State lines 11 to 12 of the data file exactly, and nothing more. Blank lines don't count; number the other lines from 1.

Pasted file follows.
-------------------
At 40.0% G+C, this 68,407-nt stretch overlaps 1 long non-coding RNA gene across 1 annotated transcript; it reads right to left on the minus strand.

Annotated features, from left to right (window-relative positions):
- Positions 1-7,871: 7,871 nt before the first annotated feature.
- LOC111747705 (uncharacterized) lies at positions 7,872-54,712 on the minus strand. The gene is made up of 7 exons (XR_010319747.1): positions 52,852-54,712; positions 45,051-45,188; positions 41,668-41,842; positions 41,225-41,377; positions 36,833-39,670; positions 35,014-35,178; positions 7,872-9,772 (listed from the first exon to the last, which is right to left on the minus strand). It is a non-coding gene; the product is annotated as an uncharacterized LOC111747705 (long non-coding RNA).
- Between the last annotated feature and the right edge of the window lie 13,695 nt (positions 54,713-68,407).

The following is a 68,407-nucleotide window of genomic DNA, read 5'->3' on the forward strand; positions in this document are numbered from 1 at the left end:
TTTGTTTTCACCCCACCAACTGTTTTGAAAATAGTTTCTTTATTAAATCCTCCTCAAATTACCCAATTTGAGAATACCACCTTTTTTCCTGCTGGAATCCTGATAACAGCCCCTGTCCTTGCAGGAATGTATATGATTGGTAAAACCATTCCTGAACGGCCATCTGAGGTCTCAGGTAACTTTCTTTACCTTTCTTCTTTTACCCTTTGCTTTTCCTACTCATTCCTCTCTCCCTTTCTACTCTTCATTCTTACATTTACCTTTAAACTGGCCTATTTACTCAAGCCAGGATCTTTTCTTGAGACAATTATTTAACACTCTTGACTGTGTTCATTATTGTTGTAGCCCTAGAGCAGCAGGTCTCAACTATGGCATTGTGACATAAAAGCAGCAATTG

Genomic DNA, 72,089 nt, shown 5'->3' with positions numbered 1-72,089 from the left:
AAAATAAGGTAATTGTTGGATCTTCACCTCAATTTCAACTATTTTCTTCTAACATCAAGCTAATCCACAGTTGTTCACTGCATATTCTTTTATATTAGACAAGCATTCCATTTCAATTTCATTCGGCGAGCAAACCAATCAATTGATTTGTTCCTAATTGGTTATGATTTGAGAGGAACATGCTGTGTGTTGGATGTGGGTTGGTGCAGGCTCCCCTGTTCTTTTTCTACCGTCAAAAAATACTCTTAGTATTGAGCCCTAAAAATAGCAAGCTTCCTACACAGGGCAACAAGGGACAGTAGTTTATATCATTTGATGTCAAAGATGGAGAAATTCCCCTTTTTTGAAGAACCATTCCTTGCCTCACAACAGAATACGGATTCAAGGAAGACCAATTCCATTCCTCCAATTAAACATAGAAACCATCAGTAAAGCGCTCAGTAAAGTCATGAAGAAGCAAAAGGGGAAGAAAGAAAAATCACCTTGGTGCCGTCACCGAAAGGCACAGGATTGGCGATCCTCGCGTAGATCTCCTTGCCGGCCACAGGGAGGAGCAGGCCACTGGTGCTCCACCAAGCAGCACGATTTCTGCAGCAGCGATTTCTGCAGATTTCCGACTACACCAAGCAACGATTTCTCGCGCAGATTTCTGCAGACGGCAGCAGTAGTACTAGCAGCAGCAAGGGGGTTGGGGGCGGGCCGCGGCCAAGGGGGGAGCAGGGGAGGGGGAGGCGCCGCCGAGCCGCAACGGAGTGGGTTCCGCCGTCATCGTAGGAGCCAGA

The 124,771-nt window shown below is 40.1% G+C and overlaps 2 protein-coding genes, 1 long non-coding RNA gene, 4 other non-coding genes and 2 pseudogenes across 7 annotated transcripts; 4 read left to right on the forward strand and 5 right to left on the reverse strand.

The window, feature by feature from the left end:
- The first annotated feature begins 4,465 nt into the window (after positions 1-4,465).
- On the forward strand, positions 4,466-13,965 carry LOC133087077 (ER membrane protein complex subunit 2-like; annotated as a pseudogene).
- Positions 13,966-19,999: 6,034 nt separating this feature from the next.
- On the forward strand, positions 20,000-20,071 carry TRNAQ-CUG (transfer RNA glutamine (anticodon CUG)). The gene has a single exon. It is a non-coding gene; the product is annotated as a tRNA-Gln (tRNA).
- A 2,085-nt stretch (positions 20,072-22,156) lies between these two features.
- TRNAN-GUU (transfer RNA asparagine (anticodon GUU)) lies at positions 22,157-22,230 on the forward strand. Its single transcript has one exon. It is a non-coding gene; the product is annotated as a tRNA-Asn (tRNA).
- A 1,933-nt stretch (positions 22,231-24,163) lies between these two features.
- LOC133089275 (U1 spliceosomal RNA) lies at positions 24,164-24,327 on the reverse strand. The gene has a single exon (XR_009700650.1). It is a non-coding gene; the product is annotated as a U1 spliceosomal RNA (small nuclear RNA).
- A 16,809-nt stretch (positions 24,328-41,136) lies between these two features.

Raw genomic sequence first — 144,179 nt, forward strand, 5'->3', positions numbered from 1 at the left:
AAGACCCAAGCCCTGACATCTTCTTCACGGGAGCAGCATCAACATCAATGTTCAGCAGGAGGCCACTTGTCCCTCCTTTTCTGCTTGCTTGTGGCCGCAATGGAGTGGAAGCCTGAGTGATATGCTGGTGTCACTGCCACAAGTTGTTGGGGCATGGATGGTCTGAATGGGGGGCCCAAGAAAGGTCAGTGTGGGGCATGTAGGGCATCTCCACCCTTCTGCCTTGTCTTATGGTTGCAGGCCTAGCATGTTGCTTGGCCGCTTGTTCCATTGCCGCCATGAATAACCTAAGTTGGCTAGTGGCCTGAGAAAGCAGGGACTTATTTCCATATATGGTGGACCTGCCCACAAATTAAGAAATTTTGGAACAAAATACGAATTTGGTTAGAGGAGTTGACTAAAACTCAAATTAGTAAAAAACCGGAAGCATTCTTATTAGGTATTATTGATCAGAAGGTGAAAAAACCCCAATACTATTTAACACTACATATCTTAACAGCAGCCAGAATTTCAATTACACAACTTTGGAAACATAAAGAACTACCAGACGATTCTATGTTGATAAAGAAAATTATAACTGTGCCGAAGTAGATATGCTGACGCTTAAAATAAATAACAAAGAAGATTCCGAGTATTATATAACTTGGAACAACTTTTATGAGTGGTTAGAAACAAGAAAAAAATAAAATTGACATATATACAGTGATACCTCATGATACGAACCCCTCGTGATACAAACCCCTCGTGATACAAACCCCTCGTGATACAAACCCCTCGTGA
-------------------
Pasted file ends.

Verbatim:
The window, feature by feature from the left end:
- The first annotated feature begins 4,465 nt into the window (after positions 1-4,465).